Perhaps you think she is above them all, perhaps you think another is more deserving. I guess the best we can say is that at least we are able to have these discussions, be they earnest, witty, sarcastic or just plain rude; and right there is possibly the best thing to celebrate about Australia.

Happy Australia Day.

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7 thoughts on “On criticism of the Australian of the Year awards

  1. I don’t need to argue with anyone else about this, I’m conflicted enough myself. I’ll just mention to the positive here as devil’s advocate – I think she’s a good example that you don’t have to be the smartest, the fastest runner, the most popular or the best looking to be recognised for being passionate and motivated. (Sorry if that sounded like an insult Miss Watson!)
    As for sportsmen getting these kinds of awards, whenever we have teams or individuals kicking arse and taking names those sports swell in numbers and that’s a ridiculously important outcome for this nation that is disconnected from the healthy lifestyle we used to pride ourselves on.

  2. Mandi,
    Thanks for the comment. Good points which I can’t disagree with it, generally. On your first though, I still can’t see how that promotes here above her fellow nominees – I’d be pretty sure they’d have the same quality in spades as well. For the second, well as I said in the blogpost, sports awards come thick and fast around these parts, so unsure they’d need additional recognition unless they were, like for example Steve Waugh, also heavily involved in other initiatives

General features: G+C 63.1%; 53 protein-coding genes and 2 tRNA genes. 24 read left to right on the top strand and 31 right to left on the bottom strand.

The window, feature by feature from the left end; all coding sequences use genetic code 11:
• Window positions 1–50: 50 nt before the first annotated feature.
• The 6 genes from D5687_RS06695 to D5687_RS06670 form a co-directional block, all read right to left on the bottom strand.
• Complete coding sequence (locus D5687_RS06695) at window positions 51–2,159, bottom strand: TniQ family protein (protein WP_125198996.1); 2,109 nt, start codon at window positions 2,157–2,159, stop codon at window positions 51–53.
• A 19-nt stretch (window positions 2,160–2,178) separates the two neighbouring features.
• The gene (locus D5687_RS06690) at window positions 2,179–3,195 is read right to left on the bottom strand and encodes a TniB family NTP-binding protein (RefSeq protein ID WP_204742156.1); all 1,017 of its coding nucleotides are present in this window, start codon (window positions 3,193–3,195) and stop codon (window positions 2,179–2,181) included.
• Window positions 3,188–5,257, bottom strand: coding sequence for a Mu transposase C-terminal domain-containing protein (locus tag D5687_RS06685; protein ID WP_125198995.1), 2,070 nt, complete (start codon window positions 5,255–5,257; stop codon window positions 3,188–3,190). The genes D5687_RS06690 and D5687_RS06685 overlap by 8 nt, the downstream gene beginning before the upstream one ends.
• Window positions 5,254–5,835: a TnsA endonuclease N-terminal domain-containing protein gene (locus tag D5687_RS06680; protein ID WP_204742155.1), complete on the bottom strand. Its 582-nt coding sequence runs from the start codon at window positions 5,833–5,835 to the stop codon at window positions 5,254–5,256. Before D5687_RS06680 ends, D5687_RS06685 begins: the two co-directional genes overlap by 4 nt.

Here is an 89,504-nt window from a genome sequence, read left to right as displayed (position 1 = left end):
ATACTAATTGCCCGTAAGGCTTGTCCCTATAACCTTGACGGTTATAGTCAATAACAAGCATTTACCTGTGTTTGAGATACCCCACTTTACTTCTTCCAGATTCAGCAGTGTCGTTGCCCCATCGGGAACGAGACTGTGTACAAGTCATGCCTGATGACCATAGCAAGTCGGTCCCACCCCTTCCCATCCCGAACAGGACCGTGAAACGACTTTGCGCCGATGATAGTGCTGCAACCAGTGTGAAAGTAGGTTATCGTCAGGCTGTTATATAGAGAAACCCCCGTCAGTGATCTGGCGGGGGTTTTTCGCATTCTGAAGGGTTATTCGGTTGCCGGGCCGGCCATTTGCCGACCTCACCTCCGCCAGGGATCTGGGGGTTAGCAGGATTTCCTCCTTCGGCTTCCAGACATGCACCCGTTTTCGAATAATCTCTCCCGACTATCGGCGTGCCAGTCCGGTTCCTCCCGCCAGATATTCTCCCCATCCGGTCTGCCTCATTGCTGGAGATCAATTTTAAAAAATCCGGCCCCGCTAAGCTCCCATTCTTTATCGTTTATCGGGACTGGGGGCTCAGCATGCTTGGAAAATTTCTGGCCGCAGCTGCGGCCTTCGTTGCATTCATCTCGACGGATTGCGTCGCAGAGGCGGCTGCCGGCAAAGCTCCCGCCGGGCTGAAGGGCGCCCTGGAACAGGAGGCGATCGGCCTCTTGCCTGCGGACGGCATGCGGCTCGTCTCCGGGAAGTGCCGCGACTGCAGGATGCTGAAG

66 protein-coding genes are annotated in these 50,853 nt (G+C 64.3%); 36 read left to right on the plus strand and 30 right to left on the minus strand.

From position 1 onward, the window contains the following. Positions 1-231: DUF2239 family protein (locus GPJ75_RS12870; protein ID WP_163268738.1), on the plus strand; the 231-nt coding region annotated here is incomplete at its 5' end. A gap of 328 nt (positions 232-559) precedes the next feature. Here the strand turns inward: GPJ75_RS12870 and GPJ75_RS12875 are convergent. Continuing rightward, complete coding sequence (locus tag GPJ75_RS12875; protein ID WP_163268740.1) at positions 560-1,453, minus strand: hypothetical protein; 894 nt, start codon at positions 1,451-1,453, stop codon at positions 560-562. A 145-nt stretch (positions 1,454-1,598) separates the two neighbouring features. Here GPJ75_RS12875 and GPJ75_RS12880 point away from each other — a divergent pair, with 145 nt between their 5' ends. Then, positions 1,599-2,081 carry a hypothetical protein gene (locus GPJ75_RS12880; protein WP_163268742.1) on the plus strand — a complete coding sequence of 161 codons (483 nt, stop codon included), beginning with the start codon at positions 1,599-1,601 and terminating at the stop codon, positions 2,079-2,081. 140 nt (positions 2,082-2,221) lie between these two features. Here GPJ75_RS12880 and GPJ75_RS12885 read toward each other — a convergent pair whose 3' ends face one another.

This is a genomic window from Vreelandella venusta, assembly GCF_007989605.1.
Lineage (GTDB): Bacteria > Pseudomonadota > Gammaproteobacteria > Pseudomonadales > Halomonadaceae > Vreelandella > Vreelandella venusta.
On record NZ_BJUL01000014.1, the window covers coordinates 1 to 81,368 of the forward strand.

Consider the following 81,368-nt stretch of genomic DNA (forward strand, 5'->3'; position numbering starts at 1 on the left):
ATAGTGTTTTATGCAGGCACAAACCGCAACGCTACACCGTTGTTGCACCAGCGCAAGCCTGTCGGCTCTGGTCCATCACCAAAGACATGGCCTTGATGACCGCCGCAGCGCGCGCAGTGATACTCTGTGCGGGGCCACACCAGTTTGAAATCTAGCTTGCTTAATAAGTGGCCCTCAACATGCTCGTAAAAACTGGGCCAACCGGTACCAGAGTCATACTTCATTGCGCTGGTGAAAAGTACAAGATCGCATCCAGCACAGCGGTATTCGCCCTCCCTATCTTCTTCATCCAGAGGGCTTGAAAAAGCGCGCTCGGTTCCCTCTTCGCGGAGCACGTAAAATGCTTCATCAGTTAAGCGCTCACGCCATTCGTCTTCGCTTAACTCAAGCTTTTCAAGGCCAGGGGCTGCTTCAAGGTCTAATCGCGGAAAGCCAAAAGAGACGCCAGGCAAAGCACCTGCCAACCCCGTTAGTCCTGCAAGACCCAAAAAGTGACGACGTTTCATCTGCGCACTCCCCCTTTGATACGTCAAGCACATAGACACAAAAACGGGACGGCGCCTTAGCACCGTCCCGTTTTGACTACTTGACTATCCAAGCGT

Gavin

  3. Let me start by saying I’m not a sportsman by any stretch of the imagination. Sure I’ve been know to play the occasional game of tennis or volleyball although perhaps my greatest sporting achievement is a winning game of beer pong at some long forgotten uni party.

    Given my limited sporting prowess I can’t say I have much passion for the sporting interests of the nation. However, I’m constantly informed by friends, family members, bus stop strangers and the media who the latest Aussie sports star is or which match we won most recently.

    I can’t recall the last time someone came up to me in the pub and struck up a conversation about the great work of scientist X or the most recent group sex scandal within the CSIRO. It just doesn’t happen.

    So whilst I acknowledge @mandi ‘s point about promoting a healthy lifestyle by promoting sport, I feel that we recognise sporting figures enough in our day to day lives as Australians. Let’s share some of the spot light with the people who work tirelessly (and somewhat anonymously) in fields other than sport.

  4. Hmmm. You may have a point, but reading the bios of the other 2011 Young Australians, at least she had something there that might be described as a contribution to the Australian community: “Her voyage has inspired thousands of people of all ages to take up sailing”. On the other hand, the NSW finalist seems to have contributed to only the Cambodian community.

  5. Andrew, taking up sailing normally promotes teamwork. How do you reconcile that with solo sailing, which is an unusual form of the sport as far as I know, and surely promotes selfishness